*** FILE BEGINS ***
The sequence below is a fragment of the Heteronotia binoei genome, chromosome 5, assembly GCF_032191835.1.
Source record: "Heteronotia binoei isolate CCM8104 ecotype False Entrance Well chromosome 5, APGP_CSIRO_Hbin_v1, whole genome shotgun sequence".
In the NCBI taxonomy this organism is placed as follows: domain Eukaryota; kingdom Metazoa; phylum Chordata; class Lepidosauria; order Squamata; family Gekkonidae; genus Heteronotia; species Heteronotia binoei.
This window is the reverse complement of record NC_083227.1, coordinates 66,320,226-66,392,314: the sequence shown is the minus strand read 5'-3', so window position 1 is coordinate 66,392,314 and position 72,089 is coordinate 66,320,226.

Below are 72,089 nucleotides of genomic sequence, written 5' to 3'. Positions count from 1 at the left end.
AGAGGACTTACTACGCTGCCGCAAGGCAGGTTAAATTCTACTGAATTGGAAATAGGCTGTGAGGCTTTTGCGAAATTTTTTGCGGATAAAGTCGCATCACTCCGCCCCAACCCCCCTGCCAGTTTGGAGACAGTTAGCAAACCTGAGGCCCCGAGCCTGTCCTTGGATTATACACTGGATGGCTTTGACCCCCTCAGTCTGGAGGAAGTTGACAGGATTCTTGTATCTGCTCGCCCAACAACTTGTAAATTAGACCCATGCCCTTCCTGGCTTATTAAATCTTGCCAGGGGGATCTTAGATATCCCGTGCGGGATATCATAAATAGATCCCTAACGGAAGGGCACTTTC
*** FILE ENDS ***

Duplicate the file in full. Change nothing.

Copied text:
The sequence below is a fragment of the Heteronotia binoei genome, chromosome 5, assembly GCF_032191835.1.
Source record: "Heteronotia binoei isolate CCM8104 ecotype False Entrance Well chromosome 5, APGP_CSIRO_Hbin_v1, whole genome shotgun sequence".
In the NCBI taxonomy this organism is placed as follows: domain Eukaryota; kingdom Metazoa; phylum Chordata; class Lepidosauria; order Squamata; family Gekkonidae; genus Heteronotia; species Heteronotia binoei.
This window is the reverse complement of record NC_083227.1, coordinates 66,320,226-66,392,314: the sequence shown is the minus strand read 5'-3', so window position 1 is coordinate 66,392,314 and position 72,089 is coordinate 66,320,226.

Below are 72,089 nucleotides of genomic sequence, written 5' to 3'. Positions count from 1 at the left end.
AGAGGACTTACTACGCTGCCGCAAGGCAGGTTAAATTCTACTGAATTGGAAATAGGCTGTGAGGCTTTTGCGAAATTTTTTGCGGATAAAGTCGCATCACTCCGCCCCAACCCCCCTGCCAGTTTGGAGACAGTTAGCAAACCTGAGGCCCCGAGCCTGTCCTTGGATTATACACTGGATGGCTTTGACCCCCTCAGTCTGGAGGAAGTTGACAGGATTCTTGTATCTGCTCGCCCAACAACTTGTAAATTAGACCCATGCCCTTCCTGGCTTATTAAATCTTGCCAGGGGGATCTTAGATATCCCGTGCGGGATATCATAAATAGATCCCTAACGGAAGGGCACTTTC